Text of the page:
Oral test teachers miss too many classes

Students are losing out on valuable classes, because teachers are testing Junior and Leaving Certificate teenagers in other schools, a schools’ leader has said.

Fr Paul O’Connell, president of the Joint Managerial Body, which represents management of 380 religious-owned second-level schools, has called for a major review of the timing of oral exams.

This year’s Leaving Certificate orals, in Irish and in other language subjects, took place during the middle two weeks of April, beginning just after schools reopened, following Easter holidays.

They coincided with practical tests for students of music, and with Junior Certificate practicals for music and home economics.

These tests require teachers to be hired by the State Examinations Commission (SEC) to examine students at other schools. Because of rising numbers of students and difficulty recruiting examiners, some teachers on these duties could be absent from their own schools for most or all of a fortnight.

Students doing the Leaving Certificate Applied programme will undergo oral exams the week after next, and late orals may be conducted at some schools the following week.

Fr O’Connell said the amount of teaching time lost by students, due to their teachers’ absence, is no longer sustainable.

“The method of delivery and timing of the oral examinations needs to be reviewed urgently,” he told Education Minister Richard Bruton at the JMB’s annual conference in Galway.

He recounted having nine teachers absent one Monday morning last month due to staff oral exams or practical tests.

On the same day, he and both deputy principals at his Co Kildare school were on mandatory training courses.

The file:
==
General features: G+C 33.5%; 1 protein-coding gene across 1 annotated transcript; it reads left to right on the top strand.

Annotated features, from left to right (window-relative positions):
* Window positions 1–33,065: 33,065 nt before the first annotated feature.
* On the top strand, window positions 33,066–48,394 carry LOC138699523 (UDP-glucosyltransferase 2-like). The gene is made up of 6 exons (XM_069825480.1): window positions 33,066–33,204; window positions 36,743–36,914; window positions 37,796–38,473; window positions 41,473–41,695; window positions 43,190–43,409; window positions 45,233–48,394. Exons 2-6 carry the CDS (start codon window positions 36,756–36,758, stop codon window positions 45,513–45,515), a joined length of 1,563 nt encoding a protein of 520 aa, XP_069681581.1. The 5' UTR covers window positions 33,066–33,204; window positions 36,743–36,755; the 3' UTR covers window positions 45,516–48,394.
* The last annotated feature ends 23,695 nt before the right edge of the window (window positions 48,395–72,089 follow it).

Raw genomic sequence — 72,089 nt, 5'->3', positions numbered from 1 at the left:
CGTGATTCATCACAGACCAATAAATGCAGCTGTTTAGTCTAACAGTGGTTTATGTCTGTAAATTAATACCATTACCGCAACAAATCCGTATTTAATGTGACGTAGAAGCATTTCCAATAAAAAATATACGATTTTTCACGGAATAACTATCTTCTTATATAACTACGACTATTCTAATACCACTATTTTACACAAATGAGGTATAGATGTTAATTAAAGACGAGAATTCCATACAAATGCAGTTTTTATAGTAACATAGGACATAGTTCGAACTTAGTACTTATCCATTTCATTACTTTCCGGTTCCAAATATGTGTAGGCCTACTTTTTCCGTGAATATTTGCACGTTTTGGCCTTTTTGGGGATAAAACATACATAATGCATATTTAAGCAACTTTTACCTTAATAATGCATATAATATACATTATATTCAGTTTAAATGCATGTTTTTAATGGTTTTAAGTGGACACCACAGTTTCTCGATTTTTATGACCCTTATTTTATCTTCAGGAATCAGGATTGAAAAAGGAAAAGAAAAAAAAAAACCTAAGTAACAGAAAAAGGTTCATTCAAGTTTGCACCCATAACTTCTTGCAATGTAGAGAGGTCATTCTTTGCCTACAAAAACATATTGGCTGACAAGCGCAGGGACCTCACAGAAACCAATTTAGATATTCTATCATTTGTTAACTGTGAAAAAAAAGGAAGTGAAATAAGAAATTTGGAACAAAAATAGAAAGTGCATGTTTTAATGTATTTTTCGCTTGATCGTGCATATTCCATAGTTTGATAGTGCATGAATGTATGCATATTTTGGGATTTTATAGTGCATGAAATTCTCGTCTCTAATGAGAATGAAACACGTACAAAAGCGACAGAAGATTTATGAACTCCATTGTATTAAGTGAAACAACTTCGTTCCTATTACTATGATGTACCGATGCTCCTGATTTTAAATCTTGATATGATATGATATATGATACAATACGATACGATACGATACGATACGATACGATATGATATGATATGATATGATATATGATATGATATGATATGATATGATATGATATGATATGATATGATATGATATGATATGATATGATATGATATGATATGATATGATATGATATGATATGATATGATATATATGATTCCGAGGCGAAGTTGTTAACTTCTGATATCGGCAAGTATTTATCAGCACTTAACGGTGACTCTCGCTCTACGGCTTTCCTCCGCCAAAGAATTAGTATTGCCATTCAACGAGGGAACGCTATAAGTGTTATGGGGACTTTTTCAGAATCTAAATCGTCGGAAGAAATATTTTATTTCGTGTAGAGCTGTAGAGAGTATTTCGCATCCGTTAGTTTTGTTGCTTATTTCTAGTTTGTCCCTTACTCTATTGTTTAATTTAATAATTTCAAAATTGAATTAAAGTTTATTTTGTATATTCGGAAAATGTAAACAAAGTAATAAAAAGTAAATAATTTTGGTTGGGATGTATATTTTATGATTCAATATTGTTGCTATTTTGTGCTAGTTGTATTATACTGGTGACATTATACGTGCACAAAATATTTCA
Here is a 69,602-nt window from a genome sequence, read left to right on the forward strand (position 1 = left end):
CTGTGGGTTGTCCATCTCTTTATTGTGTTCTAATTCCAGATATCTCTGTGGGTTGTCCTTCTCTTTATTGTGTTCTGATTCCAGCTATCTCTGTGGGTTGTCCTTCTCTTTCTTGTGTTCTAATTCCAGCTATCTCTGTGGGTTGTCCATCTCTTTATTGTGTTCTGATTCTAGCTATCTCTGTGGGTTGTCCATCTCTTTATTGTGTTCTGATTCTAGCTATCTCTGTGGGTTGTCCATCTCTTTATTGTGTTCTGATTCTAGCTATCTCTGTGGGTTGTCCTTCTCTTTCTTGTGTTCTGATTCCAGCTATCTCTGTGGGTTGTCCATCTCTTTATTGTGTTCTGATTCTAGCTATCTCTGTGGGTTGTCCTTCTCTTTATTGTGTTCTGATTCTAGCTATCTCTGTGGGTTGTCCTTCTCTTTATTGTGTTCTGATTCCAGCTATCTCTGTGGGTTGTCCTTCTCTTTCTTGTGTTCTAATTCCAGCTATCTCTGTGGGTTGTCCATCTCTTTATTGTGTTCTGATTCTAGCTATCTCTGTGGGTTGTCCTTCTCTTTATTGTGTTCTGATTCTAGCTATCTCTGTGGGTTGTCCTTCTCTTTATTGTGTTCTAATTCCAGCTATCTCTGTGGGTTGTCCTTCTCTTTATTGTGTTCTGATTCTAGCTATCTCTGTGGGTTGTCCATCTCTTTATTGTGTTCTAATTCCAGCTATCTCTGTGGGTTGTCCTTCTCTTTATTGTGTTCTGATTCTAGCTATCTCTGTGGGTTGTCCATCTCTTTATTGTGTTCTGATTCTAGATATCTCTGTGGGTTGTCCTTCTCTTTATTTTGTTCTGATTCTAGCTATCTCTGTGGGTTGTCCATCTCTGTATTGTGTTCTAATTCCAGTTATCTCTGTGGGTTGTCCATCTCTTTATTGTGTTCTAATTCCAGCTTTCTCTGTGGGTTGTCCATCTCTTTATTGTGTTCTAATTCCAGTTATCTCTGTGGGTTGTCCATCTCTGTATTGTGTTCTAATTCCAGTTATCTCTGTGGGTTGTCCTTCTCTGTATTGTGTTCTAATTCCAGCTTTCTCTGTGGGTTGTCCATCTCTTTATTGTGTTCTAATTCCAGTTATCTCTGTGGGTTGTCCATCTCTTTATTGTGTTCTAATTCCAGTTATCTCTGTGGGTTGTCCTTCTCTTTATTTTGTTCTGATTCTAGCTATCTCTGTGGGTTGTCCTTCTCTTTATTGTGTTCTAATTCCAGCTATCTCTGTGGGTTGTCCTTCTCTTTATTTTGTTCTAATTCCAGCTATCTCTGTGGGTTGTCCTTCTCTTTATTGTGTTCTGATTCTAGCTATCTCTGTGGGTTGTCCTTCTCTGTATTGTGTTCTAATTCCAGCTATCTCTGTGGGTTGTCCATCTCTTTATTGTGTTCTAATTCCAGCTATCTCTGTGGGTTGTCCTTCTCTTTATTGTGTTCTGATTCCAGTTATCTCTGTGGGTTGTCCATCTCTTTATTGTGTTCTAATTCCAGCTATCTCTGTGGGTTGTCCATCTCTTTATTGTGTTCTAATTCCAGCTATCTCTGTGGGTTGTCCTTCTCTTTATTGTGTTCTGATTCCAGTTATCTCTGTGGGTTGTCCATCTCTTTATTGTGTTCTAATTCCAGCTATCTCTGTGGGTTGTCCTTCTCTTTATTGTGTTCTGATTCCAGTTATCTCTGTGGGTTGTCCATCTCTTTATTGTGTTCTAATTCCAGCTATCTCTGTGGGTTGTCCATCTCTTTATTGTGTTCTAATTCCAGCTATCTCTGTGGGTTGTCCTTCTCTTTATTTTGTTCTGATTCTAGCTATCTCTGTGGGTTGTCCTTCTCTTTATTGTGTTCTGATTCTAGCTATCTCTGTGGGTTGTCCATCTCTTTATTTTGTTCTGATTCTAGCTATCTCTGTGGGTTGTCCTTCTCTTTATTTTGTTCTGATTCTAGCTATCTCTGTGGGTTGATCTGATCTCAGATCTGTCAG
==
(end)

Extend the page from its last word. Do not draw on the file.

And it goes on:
“A Leaving Certificate parent rang in to say he had great difficulty in getting his daughter to come to school that day, given the level of teacher absence,” said Fr O’Connell.

“To my mortification, I discovered that she was about to miss seven out of her eight teachers that day.”

He also raised concerns about the increasing time teachers will have to spend outside the classroom in the next few years, on work associated with expansion of the junior cycle.

As well as schools not receiving extra teaching allocations that entirely match the reduced hours teachers spend in class, further complications arise from the scheduling of related meetings.

Teachers of subjects that are to be reformed on a staggered basis must meet for two hours annually to discuss standards of feedback to students. This practice is known as subject learning and assessment review (SLARs).

Fr O’Connell said it is not feasible for schools to start a very large number of SLARs during school hours.

“The consequent loss of tuition time is unfair to pupils,” he said. “The headache of providing cover for absent teachers will become impossible for management.

“And, finally, given that teachers have already been allocated 22 hours [a year] for planning, it is extremely hard to justify interfering with pupil tuition time.”

Fr O’Connell repeated a previous call for the release of Leaving Certificate results to be delayed for a few days. This would save students waiting on college offers from the Central Applications Office the anxiety of not knowing if their grades are enough to get into the third-level course they want.

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